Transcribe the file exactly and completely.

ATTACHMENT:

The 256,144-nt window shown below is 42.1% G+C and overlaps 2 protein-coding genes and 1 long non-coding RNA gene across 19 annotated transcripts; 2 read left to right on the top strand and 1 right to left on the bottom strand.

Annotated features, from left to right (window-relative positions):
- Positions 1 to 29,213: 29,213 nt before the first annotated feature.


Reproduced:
The 256,144-nt window shown below is 42.1% G+C and overlaps 2 protein-coding genes and 1 long non-coding RNA gene across 19 annotated transcripts; 2 read left to right on the top strand and 1 right to left on the bottom strand.

Annotated features, from left to right (window-relative positions):
- Positions 1 to 29,213: 29,213 nt before the first annotated feature.